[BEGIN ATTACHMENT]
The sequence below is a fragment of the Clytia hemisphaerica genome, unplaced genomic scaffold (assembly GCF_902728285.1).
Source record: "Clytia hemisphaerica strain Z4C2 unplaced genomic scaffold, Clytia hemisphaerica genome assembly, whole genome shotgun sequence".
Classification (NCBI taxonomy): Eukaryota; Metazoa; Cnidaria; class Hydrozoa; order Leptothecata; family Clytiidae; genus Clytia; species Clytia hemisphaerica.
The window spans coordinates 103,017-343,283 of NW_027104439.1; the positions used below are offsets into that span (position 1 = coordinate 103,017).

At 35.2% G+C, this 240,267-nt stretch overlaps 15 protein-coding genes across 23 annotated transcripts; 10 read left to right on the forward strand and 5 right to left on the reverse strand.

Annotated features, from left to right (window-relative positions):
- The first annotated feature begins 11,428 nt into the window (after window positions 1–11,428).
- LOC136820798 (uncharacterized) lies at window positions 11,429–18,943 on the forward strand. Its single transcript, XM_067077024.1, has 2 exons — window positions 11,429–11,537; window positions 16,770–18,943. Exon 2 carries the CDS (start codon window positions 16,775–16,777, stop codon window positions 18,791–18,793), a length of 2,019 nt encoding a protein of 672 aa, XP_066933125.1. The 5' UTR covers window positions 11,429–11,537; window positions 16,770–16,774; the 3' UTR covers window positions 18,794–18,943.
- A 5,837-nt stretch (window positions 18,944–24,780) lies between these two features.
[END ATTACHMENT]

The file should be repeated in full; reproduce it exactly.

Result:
The sequence below is a fragment of the Clytia hemisphaerica genome, unplaced genomic scaffold (assembly GCF_902728285.1).
Source record: "Clytia hemisphaerica strain Z4C2 unplaced genomic scaffold, Clytia hemisphaerica genome assembly, whole genome shotgun sequence".
Classification (NCBI taxonomy): Eukaryota; Metazoa; Cnidaria; class Hydrozoa; order Leptothecata; family Clytiidae; genus Clytia; species Clytia hemisphaerica.
The window spans coordinates 103,017-343,283 of NW_027104439.1; the positions used below are offsets into that span (position 1 = coordinate 103,017).

At 35.2% G+C, this 240,267-nt stretch overlaps 15 protein-coding genes across 23 annotated transcripts; 10 read left to right on the forward strand and 5 right to left on the reverse strand.

Annotated features, from left to right (window-relative positions):
- The first annotated feature begins 11,428 nt into the window (after window positions 1–11,428).
- LOC136820798 (uncharacterized) lies at window positions 11,429–18,943 on the forward strand. Its single transcript, XM_067077024.1, has 2 exons — window positions 11,429–11,537; window positions 16,770–18,943. Exon 2 carries the CDS (start codon window positions 16,775–16,777, stop codon window positions 18,791–18,793), a length of 2,019 nt encoding a protein of 672 aa, XP_066933125.1. The 5' UTR covers window positions 11,429–11,537; window positions 16,770–16,774; the 3' UTR covers window positions 18,794–18,943.
- A 5,837-nt stretch (window positions 18,944–24,780) lies between these two features.